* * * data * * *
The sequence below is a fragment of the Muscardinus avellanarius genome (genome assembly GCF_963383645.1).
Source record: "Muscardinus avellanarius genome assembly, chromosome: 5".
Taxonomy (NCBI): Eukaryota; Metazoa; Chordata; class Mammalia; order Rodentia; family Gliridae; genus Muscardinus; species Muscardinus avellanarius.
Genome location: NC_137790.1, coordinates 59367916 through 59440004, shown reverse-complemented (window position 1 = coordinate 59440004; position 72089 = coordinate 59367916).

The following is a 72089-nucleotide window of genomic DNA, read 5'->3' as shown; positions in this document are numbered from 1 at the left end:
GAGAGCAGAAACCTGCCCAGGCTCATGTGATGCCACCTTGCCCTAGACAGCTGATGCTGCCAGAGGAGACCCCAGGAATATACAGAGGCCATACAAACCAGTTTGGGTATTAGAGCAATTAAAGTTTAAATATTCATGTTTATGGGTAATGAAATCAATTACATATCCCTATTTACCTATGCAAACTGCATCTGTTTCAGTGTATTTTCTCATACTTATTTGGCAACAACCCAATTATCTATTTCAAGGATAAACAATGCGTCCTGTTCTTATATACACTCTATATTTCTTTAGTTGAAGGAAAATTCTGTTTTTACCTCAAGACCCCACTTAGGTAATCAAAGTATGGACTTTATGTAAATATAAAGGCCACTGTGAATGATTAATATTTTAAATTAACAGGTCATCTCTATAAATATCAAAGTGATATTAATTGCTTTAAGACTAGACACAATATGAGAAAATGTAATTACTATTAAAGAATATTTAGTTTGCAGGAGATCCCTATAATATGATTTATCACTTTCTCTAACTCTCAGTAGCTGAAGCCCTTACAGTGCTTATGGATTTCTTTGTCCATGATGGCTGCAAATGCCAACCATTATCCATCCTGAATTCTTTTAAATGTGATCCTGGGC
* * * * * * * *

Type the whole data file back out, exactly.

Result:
The sequence below is a fragment of the Muscardinus avellanarius genome (genome assembly GCF_963383645.1).
Source record: "Muscardinus avellanarius genome assembly, chromosome: 5".
Taxonomy (NCBI): Eukaryota; Metazoa; Chordata; class Mammalia; order Rodentia; family Gliridae; genus Muscardinus; species Muscardinus avellanarius.
Genome location: NC_137790.1, coordinates 59367916 through 59440004, shown reverse-complemented (window position 1 = coordinate 59440004; position 72089 = coordinate 59367916).

The following is a 72089-nucleotide window of genomic DNA, read 5'->3' as shown; positions in this document are numbered from 1 at the left end:
GAGAGCAGAAACCTGCCCAGGCTCATGTGATGCCACCTTGCCCTAGACAGCTGATGCTGCCAGAGGAGACCCCAGGAATATACAGAGGCCATACAAACCAGTTTGGGTATTAGAGCAATTAAAGTTTAAATATTCATGTTTATGGGTAATGAAATCAATTACATATCCCTATTTACCTATGCAAACTGCATCTGTTTCAGTGTATTTTCTCATACTTATTTGGCAACAACCCAATTATCTATTTCAAGGATAAACAATGCGTCCTGTTCTTATATACACTCTATATTTCTTTAGTTGAAGGAAAATTCTGTTTTTACCTCAAGACCCCACTTAGGTAATCAAAGTATGGACTTTATGTAAATATAAAGGCCACTGTGAATGATTAATATTTTAAATTAACAGGTCATCTCTATAAATATCAAAGTGATATTAATTGCTTTAAGACTAGACACAATATGAGAAAATGTAATTACTATTAAAGAATATTTAGTTTGCAGGAGATCCCTATAATATGATTTATCACTTTCTCTAACTCTCAGTAGCTGAAGCCCTTACAGTGCTTATGGATTTCTTTGTCCATGATGGCTGCAAATGCCAACCATTATCCATCCTGAATTCTTTTAAATGTGATCCTGGGC